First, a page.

Segments in this Video

Queen: "Bohemian Rhapsody" (03:10)


The emergence of the music video defined the 1980s. "Bohemian Rhapsody" inspired a generation of video producers and musicians.

The Boomtown Rats: "I Don't Like Mondays" (02:53)

A school shooting and a scene from "Village of the Damned" inspired "I Don't Like Mondays." The girl who opened fire wrote Bob Geldof to thank him for making her famous.

David Bowie: "Ashes to Ashes" (02:59)

England had never seen music videos like "I Don't Like Monday" and "Ashes to Ashes" before. David Mallet and David Bowie collaborated on the music video. Changing the sky to black proved difficult because post-production did not exist.

The Buggles: "Video Killed the Radio Star" (02:25)

The Buggles created the video for fun but it became an overnight success after MTV aired it. Technology moved so quickly during the 1980s inspired the lyrics of the song.

Ultravox: "Vienna" (02:35)

Russell Mulcahy wanted to examine film noir mystery. It was the first video that the band did not play musical instruments on camera. Mulcahy filmed a tarantula across Julian Temple's face.

Duran Duran: "Girls on Film" (02:55)

Kevin Godley and Lol Creme created controversy due to nudity and graphic storylines. Censorship and banning occurred across the globe.

Duran Duran: "Rio" (03:16)

The studio sent a film crew to Antigua where the band was on vacation after touring the United States. Mulcahy worried he did not have enough footage to complete the music video and borrowed a German tourist's camera. There was a visual freedom during the 1980s that does not exist today.

Elton John: "I'm Still Standing" (02:02)

Mulcahy did not know how the music video actually got made because the crew was so disorganized. The concept was created on the spot after the director accidentally fell into the sea holding the camera.

Queen: "I Want to Break Free" (02:56)

The members of Queen appeared in a suburban house dressed as women. Mercury shaved his mustache for the spotted leotard ballet portion. MTV banned the music video.

Michael Jackson: "Billie Jean" (03:13)

Michael Jackson wanted a magical video. Steve Barron wrote a treatment based on the Midas Touch. MTV initially refused to show it because Jackson was black.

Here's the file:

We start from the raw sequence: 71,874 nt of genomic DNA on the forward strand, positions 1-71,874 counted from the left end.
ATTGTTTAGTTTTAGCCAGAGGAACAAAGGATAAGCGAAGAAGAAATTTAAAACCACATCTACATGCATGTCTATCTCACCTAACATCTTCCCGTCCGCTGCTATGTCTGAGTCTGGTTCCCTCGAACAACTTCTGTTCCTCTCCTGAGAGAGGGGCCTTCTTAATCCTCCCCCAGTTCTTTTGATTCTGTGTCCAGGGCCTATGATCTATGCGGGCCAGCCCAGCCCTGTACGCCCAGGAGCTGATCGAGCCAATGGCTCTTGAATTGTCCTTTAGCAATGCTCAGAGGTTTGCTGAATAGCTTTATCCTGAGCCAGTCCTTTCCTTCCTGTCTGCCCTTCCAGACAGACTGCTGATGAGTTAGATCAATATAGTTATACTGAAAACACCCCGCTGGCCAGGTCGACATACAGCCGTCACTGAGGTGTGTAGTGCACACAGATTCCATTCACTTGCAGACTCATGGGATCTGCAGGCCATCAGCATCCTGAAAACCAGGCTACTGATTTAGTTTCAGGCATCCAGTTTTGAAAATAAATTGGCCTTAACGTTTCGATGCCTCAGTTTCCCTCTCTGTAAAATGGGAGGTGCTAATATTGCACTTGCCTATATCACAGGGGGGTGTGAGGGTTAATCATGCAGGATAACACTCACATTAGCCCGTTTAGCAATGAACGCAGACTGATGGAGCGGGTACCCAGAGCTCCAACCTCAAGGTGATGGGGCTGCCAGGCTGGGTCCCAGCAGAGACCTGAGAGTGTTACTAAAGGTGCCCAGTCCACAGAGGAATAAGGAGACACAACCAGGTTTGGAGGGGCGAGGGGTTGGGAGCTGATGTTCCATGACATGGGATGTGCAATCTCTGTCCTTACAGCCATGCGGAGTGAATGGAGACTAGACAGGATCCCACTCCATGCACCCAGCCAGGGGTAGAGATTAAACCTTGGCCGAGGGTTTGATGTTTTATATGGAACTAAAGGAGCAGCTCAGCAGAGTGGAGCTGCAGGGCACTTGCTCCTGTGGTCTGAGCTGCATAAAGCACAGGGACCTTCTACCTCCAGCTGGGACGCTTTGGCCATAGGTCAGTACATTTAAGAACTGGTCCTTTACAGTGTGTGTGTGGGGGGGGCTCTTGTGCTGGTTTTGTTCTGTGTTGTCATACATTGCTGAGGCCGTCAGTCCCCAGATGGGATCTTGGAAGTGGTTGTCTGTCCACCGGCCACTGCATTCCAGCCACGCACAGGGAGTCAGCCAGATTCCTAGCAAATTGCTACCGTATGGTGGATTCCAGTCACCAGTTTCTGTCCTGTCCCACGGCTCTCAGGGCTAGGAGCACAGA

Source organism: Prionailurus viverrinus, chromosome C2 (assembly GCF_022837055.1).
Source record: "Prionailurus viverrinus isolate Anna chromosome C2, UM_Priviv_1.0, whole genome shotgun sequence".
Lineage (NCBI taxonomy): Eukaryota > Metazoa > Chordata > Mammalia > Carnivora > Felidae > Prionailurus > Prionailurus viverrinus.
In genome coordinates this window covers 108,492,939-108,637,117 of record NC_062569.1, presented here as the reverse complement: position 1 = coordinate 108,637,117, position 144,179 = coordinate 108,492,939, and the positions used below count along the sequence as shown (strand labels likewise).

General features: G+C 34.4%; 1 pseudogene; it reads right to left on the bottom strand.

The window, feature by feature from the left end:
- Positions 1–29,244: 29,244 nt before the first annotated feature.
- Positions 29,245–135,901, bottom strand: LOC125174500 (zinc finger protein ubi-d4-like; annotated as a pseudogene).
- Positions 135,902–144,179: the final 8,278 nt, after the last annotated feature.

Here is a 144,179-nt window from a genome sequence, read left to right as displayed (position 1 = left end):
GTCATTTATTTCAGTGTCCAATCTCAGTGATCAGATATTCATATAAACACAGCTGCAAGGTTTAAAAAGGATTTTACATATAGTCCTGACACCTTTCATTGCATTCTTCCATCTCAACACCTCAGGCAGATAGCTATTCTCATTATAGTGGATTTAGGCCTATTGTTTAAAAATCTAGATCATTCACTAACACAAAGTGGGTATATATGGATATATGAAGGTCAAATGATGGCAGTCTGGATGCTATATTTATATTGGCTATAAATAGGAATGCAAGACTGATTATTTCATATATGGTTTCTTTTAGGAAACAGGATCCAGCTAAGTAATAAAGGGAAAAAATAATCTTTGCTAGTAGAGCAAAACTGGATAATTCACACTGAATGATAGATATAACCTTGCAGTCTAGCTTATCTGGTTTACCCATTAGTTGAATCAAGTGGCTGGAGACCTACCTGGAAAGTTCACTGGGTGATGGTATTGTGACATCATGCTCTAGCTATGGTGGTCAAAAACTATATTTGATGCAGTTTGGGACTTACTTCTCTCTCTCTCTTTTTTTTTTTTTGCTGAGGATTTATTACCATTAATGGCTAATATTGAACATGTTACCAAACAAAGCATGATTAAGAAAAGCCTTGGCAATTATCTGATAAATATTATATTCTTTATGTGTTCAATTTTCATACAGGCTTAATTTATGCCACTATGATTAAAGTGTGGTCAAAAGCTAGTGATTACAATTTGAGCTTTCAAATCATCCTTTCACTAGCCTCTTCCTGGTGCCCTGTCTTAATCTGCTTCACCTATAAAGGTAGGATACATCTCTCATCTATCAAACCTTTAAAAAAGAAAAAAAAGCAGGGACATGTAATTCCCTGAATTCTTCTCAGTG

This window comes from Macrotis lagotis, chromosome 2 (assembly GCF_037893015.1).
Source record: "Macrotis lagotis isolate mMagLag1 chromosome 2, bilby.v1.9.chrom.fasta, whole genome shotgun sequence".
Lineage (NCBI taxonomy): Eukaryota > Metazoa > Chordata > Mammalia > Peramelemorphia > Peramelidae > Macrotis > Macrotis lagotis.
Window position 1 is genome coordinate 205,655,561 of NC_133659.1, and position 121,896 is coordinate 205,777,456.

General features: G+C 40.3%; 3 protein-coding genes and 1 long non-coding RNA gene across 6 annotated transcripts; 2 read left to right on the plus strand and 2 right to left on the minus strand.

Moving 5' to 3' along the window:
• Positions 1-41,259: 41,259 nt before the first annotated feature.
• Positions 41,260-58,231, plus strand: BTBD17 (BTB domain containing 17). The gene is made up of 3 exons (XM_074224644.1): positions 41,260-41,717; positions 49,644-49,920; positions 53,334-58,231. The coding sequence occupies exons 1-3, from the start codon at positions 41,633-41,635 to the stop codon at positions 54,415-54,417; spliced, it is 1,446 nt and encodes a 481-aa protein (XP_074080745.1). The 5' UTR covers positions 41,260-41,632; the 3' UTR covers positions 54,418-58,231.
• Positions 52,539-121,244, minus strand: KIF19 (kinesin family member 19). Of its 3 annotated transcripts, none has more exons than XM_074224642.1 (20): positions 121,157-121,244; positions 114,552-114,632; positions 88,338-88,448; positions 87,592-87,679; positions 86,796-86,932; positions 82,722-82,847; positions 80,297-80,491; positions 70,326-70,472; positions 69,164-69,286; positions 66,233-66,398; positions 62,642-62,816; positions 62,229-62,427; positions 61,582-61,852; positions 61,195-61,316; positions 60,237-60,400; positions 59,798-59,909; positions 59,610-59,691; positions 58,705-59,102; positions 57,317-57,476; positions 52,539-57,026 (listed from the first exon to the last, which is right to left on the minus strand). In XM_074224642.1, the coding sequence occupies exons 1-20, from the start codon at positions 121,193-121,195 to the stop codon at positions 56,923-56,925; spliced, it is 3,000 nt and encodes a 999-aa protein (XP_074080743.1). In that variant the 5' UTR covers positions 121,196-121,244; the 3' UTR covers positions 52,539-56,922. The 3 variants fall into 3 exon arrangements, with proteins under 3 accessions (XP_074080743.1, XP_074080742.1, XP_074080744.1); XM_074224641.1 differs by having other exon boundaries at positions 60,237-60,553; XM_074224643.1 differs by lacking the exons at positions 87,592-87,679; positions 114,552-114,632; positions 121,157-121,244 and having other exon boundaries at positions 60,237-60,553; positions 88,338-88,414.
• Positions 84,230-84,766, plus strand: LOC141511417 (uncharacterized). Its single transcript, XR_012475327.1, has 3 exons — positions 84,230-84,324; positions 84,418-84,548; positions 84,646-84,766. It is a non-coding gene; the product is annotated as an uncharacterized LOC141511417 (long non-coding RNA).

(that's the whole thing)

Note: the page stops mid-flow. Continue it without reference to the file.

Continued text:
Herbie Hancock: "Rockit" (02:44)

Jim Whiting's pneumatic robots inspired Godley and Creme to create the virtual house. Hancock appreciated that the directors were both musicians themselves. After a week, MTV called the producers to negotiate putting the video on heavy rotation.

Godley and Creme: "Cry" (02:02)

Godley and Creme did not want to appear in the music video. Soft wipe created the face melding.

Mick Jagger and David Bowie: "Dancing in the Street" (04:09)

The video was delivered after a 24-hour recording session so that it could premiere at the "Live Aid" broadcast. Filming completed at five in the morning. Mulcahy adapted a film project into Duran Duran's "Wild Boys" music video.

The Cure: "Close to Me" (02:17)

The majority of the music video was shot within a wardrobe. Director Tim Pope recalls that the group had eaten Indian food for lunch and his memories are associated with an odor. The Cure remixed the song for the video.

A-Ha: "Take on Me" (02:42)

The band initially shot a low budget video, but TV and radio stations did not play it. All of the drawing needed to be created by hand.

George Michael: "Faith" (02:37)

Andy Morahan directed the music video and enjoyed the collaboration. George Michael was not an instrument-based musician.

Bon Jovi: "Living on a Prayer" (05:04)

Jon Bon Jovi did not want Wayne Isham to direct the music video, but Doc McGhee insisted. The film crew mocked up a show at "Boxing on the Olympic." The editor put in a shot of the director running through the fireworks. (Credits)

Credits: Music Videos that Shaped the 80's (00:13)

Credits: Music Videos that Shaped the 80's

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Music Videos that Shaped the 80's

DVD (Chaptered) Price: $169.95
DVD + 3-Year Streaming Price: $254.93
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Nothing shaped the 80’s more that the music videos. We explore the top videos that shaped the music video industry today from the view of the directors and the artists themselves

Length: 51 minutes

Item#: BVL168274

ISBN: 978-1-64481-378-2

Copyright date: ©2010

Closed Captioned

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